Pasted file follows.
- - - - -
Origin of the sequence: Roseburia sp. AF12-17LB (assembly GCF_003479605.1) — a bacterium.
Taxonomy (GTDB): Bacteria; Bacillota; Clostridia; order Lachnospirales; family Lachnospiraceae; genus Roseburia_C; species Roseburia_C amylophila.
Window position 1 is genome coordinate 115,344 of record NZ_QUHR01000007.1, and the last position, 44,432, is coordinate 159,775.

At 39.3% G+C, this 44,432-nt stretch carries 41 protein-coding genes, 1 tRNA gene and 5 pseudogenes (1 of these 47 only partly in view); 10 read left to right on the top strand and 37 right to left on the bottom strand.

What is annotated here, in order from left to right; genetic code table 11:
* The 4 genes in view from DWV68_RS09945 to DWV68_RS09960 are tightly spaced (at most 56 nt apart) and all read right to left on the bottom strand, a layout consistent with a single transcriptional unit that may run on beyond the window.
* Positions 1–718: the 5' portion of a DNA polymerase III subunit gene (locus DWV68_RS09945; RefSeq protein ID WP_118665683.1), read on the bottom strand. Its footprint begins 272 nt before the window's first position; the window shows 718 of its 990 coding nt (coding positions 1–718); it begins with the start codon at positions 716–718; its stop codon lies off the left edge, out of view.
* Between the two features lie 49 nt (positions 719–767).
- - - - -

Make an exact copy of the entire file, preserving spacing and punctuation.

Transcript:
Origin of the sequence: Roseburia sp. AF12-17LB (assembly GCF_003479605.1) — a bacterium.
Taxonomy (GTDB): Bacteria; Bacillota; Clostridia; order Lachnospirales; family Lachnospiraceae; genus Roseburia_C; species Roseburia_C amylophila.
Window position 1 is genome coordinate 115,344 of record NZ_QUHR01000007.1, and the last position, 44,432, is coordinate 159,775.

At 39.3% G+C, this 44,432-nt stretch carries 41 protein-coding genes, 1 tRNA gene and 5 pseudogenes (1 of these 47 only partly in view); 10 read left to right on the top strand and 37 right to left on the bottom strand.

What is annotated here, in order from left to right; genetic code table 11:
* The 4 genes in view from DWV68_RS09945 to DWV68_RS09960 are tightly spaced (at most 56 nt apart) and all read right to left on the bottom strand, a layout consistent with a single transcriptional unit that may run on beyond the window.
* Positions 1–718: the 5' portion of a DNA polymerase III subunit gene (locus DWV68_RS09945; RefSeq protein ID WP_118665683.1), read on the bottom strand. Its footprint begins 272 nt before the window's first position; the window shows 718 of its 990 coding nt (coding positions 1–718); it begins with the start codon at positions 716–718; its stop codon lies off the left edge, out of view.
* Between the two features lie 49 nt (positions 719–767).